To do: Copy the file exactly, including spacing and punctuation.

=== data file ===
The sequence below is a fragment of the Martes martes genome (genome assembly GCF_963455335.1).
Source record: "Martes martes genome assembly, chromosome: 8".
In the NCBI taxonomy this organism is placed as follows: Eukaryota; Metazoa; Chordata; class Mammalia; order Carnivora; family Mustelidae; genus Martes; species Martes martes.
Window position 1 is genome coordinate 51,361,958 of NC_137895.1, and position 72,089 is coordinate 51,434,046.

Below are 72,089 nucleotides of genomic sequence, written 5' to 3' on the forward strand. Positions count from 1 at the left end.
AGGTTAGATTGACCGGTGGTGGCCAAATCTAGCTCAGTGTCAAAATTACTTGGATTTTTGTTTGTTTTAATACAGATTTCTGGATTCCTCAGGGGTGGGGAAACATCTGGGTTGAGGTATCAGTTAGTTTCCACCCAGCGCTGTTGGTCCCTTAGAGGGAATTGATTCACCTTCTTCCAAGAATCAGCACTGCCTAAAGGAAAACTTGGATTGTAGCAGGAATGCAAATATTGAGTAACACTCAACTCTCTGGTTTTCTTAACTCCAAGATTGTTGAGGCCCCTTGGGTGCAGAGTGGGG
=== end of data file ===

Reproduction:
The sequence below is a fragment of the Martes martes genome (genome assembly GCF_963455335.1).
Source record: "Martes martes genome assembly, chromosome: 8".
In the NCBI taxonomy this organism is placed as follows: Eukaryota; Metazoa; Chordata; class Mammalia; order Carnivora; family Mustelidae; genus Martes; species Martes martes.
Window position 1 is genome coordinate 51,361,958 of NC_137895.1, and position 72,089 is coordinate 51,434,046.

Below are 72,089 nucleotides of genomic sequence, written 5' to 3' on the forward strand. Positions count from 1 at the left end.
AGGTTAGATTGACCGGTGGTGGCCAAATCTAGCTCAGTGTCAAAATTACTTGGATTTTTGTTTGTTTTAATACAGATTTCTGGATTCCTCAGGGGTGGGGAAACATCTGGGTTGAGGTATCAGTTAGTTTCCACCCAGCGCTGTTGGTCCCTTAGAGGGAATTGATTCACCTTCTTCCAAGAATCAGCACTGCCTAAAGGAAAACTTGGATTGTAGCAGGAATGCAAATATTGAGTAACACTCAACTCTCTGGTTTTCTTAACTCCAAGATTGTTGAGGCCCCTTGGGTGCAGAGTGGGG